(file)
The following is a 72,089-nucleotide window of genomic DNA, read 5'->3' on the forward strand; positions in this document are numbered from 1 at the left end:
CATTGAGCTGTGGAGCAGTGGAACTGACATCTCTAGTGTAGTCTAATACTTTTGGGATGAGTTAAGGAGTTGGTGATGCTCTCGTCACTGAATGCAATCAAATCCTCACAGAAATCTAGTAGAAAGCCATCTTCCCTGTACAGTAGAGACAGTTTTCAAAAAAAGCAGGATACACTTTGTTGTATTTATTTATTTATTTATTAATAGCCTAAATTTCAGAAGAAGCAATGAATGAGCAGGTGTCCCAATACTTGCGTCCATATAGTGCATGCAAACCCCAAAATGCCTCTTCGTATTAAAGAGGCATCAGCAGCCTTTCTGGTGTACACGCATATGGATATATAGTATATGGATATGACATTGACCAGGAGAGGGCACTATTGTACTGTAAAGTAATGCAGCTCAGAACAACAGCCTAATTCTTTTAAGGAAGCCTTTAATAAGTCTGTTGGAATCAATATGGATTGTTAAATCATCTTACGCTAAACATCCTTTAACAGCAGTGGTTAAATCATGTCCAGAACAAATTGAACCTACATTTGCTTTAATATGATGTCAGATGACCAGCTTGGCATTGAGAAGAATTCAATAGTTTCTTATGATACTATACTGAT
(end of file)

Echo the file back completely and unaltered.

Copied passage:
The following is a 72,089-nucleotide window of genomic DNA, read 5'->3' on the forward strand; positions in this document are numbered from 1 at the left end:
CATTGAGCTGTGGAGCAGTGGAACTGACATCTCTAGTGTAGTCTAATACTTTTGGGATGAGTTAAGGAGTTGGTGATGCTCTCGTCACTGAATGCAATCAAATCCTCACAGAAATCTAGTAGAAAGCCATCTTCCCTGTACAGTAGAGACAGTTTTCAAAAAAAGCAGGATACACTTTGTTGTATTTATTTATTTATTTATTAATAGCCTAAATTTCAGAAGAAGCAATGAATGAGCAGGTGTCCCAATACTTGCGTCCATATAGTGCATGCAAACCCCAAAATGCCTCTTCGTATTAAAGAGGCATCAGCAGCCTTTCTGGTGTACACGCATATGGATATATAGTATATGGATATGACATTGACCAGGAGAGGGCACTATTGTACTGTAAAGTAATGCAGCTCAGAACAACAGCCTAATTCTTTTAAGGAAGCCTTTAATAAGTCTGTTGGAATCAATATGGATTGTTAAATCATCTTACGCTAAACATCCTTTAACAGCAGTGGTTAAATCATGTCCAGAACAAATTGAACCTACATTTGCTTTAATATGATGTCAGATGACCAGCTTGGCATTGAGAAGAATTCAATAGTTTCTTATGATACTATACTGAT